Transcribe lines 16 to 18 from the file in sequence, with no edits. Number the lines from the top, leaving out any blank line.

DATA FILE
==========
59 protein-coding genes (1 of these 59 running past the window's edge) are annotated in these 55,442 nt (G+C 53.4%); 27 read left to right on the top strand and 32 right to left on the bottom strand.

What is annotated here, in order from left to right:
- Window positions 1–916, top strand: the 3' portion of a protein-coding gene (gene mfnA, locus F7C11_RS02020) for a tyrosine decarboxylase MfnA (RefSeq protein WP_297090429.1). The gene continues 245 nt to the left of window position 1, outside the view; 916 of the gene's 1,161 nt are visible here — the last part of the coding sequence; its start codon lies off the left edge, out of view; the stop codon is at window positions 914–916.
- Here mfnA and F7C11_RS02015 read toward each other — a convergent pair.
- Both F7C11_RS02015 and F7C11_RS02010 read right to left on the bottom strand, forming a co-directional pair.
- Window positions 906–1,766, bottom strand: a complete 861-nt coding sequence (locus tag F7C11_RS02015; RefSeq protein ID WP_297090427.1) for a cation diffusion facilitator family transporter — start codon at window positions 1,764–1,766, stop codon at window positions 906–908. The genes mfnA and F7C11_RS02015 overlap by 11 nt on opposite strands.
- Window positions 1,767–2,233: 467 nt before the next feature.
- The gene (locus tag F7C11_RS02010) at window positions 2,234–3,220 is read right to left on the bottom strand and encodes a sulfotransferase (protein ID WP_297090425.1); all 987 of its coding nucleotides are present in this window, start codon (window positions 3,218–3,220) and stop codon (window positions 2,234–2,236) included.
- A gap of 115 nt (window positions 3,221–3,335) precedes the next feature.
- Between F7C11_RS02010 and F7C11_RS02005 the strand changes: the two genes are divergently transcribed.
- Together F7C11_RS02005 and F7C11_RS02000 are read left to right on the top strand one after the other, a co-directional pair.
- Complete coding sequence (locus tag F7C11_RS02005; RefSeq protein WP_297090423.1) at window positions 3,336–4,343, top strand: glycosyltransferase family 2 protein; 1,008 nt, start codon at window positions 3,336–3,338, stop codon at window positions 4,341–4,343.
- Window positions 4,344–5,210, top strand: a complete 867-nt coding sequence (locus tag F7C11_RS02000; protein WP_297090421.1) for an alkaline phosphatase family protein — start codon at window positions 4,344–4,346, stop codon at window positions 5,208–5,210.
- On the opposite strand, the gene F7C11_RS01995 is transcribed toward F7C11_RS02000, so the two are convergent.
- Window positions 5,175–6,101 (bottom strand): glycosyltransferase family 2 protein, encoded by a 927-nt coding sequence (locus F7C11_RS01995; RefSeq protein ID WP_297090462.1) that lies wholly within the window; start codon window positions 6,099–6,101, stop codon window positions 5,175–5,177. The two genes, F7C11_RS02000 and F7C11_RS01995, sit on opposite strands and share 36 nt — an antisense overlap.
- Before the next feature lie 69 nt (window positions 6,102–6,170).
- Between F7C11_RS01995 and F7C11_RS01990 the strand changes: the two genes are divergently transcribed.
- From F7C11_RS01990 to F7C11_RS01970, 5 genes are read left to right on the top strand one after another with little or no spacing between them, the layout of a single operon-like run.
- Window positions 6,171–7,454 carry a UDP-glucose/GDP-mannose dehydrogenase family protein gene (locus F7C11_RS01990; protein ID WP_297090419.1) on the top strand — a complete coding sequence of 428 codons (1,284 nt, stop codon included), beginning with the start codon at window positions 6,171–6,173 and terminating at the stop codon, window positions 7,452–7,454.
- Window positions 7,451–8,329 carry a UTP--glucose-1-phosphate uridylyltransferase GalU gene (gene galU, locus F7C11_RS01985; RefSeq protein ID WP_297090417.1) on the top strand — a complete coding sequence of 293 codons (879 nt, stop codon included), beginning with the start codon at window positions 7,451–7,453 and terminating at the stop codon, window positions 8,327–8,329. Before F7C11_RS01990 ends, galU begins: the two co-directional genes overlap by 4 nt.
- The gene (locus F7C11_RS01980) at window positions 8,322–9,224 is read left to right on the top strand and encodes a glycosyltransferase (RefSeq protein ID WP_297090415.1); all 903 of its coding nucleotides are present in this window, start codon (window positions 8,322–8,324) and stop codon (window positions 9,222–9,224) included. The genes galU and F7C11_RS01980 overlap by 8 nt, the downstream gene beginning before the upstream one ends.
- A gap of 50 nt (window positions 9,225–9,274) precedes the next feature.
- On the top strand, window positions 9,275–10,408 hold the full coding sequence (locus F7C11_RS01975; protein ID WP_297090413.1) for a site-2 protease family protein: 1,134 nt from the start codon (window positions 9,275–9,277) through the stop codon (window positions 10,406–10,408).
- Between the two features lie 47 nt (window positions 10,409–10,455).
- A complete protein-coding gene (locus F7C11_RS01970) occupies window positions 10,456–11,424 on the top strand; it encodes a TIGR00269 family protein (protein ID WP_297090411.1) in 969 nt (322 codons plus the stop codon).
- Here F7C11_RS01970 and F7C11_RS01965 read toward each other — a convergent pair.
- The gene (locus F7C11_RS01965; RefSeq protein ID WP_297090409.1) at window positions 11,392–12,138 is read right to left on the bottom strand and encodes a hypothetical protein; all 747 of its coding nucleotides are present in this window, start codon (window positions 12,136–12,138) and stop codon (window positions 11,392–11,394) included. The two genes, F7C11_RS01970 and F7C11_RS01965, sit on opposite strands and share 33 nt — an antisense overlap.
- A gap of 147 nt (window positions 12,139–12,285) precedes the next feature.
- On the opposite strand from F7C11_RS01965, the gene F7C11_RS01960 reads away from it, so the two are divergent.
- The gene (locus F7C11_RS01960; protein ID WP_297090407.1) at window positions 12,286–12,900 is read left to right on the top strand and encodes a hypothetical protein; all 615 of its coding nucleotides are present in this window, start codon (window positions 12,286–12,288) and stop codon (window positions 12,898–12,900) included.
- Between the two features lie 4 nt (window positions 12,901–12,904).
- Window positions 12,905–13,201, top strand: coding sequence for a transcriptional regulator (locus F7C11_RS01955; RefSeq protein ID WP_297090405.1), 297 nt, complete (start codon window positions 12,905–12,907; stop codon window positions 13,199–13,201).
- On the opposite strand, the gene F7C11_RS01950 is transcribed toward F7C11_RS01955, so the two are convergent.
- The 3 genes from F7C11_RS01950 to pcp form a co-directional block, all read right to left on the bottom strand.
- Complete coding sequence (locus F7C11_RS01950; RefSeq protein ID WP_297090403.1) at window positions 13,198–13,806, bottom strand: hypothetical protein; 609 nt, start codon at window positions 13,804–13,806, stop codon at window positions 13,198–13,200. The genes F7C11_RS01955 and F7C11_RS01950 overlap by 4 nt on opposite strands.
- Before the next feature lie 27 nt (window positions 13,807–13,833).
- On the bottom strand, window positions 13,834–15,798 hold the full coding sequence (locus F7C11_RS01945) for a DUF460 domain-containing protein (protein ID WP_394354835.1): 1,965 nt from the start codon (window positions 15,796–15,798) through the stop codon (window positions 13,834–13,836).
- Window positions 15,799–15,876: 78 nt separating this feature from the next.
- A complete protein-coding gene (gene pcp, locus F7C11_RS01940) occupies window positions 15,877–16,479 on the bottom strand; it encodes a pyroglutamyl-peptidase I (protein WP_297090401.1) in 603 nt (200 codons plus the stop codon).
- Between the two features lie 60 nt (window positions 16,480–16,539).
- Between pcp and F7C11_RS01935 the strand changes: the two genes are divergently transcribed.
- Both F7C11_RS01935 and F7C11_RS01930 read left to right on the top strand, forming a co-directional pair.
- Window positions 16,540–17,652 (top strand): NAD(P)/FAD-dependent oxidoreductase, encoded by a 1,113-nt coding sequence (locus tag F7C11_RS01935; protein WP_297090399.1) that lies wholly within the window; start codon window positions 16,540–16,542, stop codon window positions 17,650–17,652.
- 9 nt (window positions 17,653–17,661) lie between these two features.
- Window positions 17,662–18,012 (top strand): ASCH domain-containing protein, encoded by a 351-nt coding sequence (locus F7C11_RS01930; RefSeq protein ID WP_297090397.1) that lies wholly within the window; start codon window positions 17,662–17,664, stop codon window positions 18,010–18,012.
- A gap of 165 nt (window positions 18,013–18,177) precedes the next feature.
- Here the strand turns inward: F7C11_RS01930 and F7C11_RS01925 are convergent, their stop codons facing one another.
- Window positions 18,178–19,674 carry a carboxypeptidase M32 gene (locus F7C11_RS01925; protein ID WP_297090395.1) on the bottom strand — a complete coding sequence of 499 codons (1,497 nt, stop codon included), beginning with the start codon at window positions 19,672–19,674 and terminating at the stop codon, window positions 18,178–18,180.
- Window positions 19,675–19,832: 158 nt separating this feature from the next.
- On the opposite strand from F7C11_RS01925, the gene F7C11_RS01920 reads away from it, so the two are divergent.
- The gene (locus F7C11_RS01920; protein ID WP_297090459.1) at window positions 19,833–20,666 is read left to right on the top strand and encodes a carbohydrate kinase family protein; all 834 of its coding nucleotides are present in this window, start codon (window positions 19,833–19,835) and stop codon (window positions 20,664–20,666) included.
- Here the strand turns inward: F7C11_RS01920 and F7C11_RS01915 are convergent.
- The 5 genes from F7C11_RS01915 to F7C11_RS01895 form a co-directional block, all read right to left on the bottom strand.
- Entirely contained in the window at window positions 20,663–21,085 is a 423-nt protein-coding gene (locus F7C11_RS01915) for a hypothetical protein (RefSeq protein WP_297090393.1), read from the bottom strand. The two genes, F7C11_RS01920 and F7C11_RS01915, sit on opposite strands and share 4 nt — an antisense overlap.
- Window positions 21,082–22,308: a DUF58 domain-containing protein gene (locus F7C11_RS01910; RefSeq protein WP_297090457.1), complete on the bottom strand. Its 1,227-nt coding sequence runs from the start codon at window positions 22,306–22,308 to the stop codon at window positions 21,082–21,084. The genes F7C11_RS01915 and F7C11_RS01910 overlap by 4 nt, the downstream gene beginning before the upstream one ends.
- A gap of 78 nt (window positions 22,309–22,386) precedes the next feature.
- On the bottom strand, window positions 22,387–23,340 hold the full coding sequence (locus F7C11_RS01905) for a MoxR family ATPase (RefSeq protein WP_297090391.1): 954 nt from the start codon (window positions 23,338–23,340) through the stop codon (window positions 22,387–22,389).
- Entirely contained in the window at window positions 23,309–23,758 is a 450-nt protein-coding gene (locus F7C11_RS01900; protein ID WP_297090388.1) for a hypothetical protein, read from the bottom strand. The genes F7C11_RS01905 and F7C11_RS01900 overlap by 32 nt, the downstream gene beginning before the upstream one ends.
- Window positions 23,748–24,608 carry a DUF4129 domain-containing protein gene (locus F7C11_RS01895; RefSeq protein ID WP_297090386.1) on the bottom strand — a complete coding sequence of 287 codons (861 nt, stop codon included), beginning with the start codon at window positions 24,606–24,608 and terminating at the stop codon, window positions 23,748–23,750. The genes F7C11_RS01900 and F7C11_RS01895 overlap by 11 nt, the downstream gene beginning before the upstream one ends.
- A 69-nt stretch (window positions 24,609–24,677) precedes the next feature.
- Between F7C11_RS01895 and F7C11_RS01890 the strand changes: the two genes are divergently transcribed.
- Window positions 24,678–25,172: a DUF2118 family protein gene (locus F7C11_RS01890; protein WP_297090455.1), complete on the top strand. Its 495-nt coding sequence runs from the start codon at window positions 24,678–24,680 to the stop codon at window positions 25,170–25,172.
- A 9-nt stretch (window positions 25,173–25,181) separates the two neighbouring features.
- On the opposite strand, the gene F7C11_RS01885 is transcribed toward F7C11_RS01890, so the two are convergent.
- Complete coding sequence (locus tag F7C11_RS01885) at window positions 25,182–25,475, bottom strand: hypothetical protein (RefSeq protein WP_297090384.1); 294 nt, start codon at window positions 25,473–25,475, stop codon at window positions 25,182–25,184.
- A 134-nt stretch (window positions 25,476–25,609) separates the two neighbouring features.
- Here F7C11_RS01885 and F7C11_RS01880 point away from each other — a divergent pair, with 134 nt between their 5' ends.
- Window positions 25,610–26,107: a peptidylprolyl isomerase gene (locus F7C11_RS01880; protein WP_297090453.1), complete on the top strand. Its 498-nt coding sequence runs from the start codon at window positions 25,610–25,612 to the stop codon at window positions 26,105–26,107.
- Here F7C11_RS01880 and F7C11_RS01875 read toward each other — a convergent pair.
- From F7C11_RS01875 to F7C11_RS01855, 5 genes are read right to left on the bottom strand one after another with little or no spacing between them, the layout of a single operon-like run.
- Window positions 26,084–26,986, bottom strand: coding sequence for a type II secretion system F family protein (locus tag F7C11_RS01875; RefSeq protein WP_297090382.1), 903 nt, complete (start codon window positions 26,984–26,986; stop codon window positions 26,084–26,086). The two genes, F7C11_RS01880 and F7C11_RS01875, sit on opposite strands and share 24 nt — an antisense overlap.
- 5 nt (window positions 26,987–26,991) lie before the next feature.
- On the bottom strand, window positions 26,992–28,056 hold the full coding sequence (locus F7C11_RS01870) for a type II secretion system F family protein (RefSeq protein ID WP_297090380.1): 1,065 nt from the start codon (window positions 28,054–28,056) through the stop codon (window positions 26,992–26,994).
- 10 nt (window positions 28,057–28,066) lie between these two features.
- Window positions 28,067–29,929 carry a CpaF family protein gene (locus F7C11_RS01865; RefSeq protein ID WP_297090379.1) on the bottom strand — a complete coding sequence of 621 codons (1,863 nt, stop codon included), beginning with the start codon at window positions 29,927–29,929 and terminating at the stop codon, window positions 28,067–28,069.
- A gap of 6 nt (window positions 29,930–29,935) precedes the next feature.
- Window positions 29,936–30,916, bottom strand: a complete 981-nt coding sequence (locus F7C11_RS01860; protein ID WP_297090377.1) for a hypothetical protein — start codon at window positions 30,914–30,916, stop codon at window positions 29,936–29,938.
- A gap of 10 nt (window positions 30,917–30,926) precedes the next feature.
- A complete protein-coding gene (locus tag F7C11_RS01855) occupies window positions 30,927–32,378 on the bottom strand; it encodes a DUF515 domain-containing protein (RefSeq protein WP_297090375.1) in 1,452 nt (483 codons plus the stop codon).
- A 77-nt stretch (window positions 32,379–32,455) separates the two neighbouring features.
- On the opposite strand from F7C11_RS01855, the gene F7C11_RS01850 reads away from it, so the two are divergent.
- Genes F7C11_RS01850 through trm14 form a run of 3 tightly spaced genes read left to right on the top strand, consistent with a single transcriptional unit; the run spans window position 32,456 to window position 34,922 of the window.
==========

- Before the next feature lie 69 nt (window positions 6,102–6,170).
- Between F7C11_RS01995 and F7C11_RS01990 the strand changes: the two genes are divergently transcribed.
- From F7C11_RS01990 to F7C11_RS01970, 5 genes are read left to right on the top strand one after another with little or no spacing between them, the layout of a single operon-like run.